We were promised a slider, Mr. Reed. (Rob Grabowski-USA TODAY Sports)
In 2012, the White Sox managed to churn out a lot of relievers from their high minors. Nate Jones made the team out of camp as a rookie and quickly became a solid set up man. Addison Reed often made you hold your breath and blew a few saves — but his K/BB was 3.00 and that was without his vaunted slider working for most of the season. Guys like Hector Santiago, Donald Veal, and even Brian Omogrosso also provided valuable innings in relief. Leyson Septimo is dead to me. But this all came on the heels of an offseason where the White Sox traded away Sergio Santos, moved Chris Sale to the rotation, and had to use potential relief depth like Jose Quintana as a starter for the bulk of the season.
On a roster where the White Sox are overpaying for a lot of assets, they have been very efficient with their bullpen costs. The White Sox only paid real money to Matt Thornton ($5.5 million) and Jesse Crain ($4.5 million), and frankly that’s under the market price for relievers of their caliber. Brett Myers and Will Ohman were also paid above the minimum, but Myers was a midseason rental for a playoff push and Ohman received only $2.5 million.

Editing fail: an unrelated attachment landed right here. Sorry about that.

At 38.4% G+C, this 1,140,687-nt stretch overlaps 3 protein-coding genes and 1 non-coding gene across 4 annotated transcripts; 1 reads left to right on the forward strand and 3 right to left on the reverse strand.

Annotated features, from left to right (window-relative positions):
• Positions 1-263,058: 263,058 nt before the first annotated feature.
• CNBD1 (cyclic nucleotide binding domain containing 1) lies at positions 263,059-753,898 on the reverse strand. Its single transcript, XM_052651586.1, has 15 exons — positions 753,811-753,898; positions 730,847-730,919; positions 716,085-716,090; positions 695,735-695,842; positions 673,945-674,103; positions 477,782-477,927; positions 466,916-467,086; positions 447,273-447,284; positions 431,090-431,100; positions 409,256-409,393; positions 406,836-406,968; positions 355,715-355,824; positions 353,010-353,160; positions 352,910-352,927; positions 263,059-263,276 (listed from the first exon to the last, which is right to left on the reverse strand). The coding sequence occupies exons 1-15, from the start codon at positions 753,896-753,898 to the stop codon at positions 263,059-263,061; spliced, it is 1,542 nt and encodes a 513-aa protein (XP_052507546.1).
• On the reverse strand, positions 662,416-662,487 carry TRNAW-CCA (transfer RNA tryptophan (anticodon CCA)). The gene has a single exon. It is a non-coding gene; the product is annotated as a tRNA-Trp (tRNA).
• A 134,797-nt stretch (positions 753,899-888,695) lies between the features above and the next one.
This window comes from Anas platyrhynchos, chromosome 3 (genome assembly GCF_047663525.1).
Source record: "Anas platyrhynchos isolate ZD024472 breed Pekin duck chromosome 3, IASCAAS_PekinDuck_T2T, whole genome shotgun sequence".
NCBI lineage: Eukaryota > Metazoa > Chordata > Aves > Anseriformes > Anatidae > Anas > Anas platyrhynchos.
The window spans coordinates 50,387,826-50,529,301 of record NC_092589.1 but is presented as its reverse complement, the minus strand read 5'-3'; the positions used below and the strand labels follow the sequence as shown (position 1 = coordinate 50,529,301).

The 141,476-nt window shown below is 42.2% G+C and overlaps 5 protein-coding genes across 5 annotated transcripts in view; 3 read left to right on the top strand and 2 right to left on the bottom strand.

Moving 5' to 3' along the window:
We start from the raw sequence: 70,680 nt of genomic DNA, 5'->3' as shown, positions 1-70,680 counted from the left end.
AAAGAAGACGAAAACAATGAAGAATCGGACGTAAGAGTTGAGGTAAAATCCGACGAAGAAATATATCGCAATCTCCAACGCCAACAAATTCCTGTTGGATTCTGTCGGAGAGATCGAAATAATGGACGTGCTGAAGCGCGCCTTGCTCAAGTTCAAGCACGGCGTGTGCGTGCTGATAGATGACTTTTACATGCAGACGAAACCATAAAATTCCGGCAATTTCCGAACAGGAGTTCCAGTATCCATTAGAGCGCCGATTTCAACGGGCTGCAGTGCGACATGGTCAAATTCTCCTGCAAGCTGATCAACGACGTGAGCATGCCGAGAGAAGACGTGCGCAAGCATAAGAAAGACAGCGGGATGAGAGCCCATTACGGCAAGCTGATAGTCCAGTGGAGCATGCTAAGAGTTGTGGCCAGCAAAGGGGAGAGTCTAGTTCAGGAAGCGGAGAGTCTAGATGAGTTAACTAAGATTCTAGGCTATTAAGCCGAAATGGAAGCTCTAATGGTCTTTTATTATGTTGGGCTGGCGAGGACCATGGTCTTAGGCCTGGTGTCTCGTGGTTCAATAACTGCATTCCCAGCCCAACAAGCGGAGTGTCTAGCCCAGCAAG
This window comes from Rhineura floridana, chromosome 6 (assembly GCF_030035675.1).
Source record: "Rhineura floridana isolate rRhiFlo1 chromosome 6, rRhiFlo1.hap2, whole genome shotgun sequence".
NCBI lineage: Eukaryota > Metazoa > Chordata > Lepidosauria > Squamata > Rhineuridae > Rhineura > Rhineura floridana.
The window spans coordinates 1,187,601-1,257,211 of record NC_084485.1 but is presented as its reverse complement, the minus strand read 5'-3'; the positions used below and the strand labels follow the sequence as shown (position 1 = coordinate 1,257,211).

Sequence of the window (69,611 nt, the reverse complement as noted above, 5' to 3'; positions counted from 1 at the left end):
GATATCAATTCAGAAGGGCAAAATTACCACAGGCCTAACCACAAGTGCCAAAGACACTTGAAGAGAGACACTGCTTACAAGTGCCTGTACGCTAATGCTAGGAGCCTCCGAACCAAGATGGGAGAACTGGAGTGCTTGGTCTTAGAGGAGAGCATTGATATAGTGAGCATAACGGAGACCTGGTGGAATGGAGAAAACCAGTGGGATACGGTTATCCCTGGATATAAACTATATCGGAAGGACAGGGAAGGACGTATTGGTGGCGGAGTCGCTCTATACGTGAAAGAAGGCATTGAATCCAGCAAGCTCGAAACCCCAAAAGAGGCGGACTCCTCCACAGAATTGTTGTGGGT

Compare that to what some teams have signed up for this offseason: Jeremy Affeldt at age 33 just got 3 years $18 million. Rafael Soriano was owed $14 million for next year and he opted out in the belief that he would get more value in longer years. Jonathan Broxton got 3 years and $21 million. I mean, sure it’s 2013 Dodger Monopoly Money, but even Brandon League just parlayed a 4.1 BB/9 season into 3 years $22.5 million. One of the reasons the Red Sox have struggled so much lately is that they gave up major league regulars in Josh Reddick and Marco Scutaro for relievers. I have criticized the White Sox a lot over the past few years, but the bullpen is an area of the roster where they have been very cost effective.